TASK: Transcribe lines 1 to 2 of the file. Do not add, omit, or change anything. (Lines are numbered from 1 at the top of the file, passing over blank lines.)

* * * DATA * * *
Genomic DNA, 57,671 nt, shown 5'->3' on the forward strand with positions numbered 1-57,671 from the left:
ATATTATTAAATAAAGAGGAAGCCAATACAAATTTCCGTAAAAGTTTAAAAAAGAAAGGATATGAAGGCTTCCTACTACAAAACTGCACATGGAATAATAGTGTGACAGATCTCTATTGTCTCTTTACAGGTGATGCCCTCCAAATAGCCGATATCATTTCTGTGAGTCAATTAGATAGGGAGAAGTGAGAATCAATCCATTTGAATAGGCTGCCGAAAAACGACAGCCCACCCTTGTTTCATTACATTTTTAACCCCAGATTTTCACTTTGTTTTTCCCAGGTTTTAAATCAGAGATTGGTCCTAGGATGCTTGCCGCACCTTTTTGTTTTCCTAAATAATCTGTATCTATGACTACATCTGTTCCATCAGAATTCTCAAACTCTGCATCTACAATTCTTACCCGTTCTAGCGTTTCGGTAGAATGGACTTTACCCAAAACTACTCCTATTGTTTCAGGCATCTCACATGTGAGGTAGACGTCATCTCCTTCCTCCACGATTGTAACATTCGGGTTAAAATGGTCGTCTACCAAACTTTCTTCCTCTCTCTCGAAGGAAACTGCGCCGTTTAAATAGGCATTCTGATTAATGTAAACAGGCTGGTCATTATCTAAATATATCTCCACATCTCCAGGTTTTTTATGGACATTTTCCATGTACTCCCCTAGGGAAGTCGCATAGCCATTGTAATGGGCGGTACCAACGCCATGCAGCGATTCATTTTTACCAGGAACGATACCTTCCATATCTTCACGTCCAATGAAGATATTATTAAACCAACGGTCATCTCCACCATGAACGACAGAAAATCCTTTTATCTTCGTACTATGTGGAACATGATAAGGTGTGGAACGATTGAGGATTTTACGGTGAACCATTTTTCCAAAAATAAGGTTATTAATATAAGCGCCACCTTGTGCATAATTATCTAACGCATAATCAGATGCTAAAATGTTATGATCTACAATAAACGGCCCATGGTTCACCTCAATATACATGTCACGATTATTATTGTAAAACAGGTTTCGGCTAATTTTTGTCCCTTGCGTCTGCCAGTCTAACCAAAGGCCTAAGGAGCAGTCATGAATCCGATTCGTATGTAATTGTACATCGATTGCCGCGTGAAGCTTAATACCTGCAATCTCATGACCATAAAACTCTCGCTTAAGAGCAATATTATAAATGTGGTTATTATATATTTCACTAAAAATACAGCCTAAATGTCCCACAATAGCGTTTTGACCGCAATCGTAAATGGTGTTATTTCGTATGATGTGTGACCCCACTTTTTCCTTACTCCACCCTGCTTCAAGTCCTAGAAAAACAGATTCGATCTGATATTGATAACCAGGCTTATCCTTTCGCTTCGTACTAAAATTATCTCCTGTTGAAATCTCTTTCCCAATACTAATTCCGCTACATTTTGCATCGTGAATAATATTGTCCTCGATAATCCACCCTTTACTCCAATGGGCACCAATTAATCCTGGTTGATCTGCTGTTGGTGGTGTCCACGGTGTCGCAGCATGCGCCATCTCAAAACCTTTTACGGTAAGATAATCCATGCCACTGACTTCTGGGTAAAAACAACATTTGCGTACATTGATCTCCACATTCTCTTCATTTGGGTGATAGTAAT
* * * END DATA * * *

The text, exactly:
Genomic DNA, 57,671 nt, shown 5'->3' on the forward strand with positions numbered 1-57,671 from the left:
ATATTATTAAATAAAGAGGAAGCCAATACAAATTTCCGTAAAAGTTTAAAAAAGAAAGGATATGAAGGCTTCCTACTACAAAACTGCACATGGAATAATAGTGTGACAGATCTCTATTGTCTCTTTACAGGTGATGCCCTCCAAATAGCCGATATCATTTCTGTGAGTCAATTAGATAGGGAGAAGTGAGAATCAATCCATTTGAATAGGCTGCCGAAAAACGACAGCCCACCCTTGTTTCATTACATTTTTAACCCCAGATTTTCACTTTGTTTTTCCCAGGTTTTAAATCAGAGATTGGTCCTAGGATGCTTGCCGCACCTTTTTGTTTTCCTAAATAATCTGTATCTATGACTACATCTGTTCCATCAGAATTCTCAAACTCTGCATCTACAATTCTTACCCGTTCTAGCGTTTCGGTAGAATGGACTTTACCCAAAACTACTCCTATTGTTTCAGGCATCTCACATGTGAGGTAGACGTCATCTCCTTCCTCCACGATTGTAACATTCGGGTTAAAATGGTCGTCTACCAAACTTTCTTCCTCTCTCTCGAAGGAAACTGCGCCGTTTAAATAGGCATTCTGATTAATGTAAACAGGCTGGTCATTATCTAAATATATCTCCACATCTCCAGGTTTTTTATGGACATTTTCCATGTACTCCCCTAGGGAAGTCGCATAGCCATTGTAATGGGCGGTACCAACGCCATGCAGCGATTCATTTTTACCAGGAACGATACCTTCCATATCTTCACGTCCAATGAAGATATTATTAAACCAACGGTCATCTCCACCATGAACGACAGAAAATCCTTTTATCTTCGTACTATGTGGAACATGATAAGGTGTGGAACGATTGAGGATTTTACGGTGAACCATTTTTCCAAAAATAAGGTTATTAATATAAGCGCCACCTTGTGCATAATTATCTAACGCATAATCAGATGCTAAAATGTTATGATCTACAATAAACGGCCCATGGTTCACCTCAATATACATGTCACGATTATTATTGTAAAACAGGTTTCGGCTAATTTTTGTCCCTTGCGTCTGCCAGTCTAACCAAAGGCCTAAGGAGCAGTCATGAATCCGATTCGTATGTAATTGTACATCGATTGCCGCGTGAAGCTTAATACCTGCAATCTCATGACCATAAAACTCTCGCTTAAGAGCAATATTATAAATGTGGTTATTATATATTTCACTAAAAATACAGCCTAAATGTCCCACAATAGCGTTTTGACCGCAATCGTAAATGGTGTTATTTCGTATGATGTGTGACCCCACTTTTTCCTTACTCCACCCTGCTTCAAGTCCTAGAAAAACAGATTCGATCTGATATTGATAACCAGGCTTATCCTTTCGCTTCGTACTAAAATTATCTCCTGTTGAAATCTCTTTCCCAATACTAATTCCGCTACATTTTGCATCGTGAATAATATTGTCCTCGATAATCCACCCTTTACTCCAATGGGCACCAATTAATCCTGGTTGATCTGCTGTTGGTGGTGTCCACGGTGTCGCAGCATGCGCCATCTCAAAACCTTTTACGGTAAGATAATCCATGCCACTGACTTCTGGGTAAAAACAACATTTGCGTACATTGATCTCCACATTCTCTTCATTTGGGTGATAGTAAT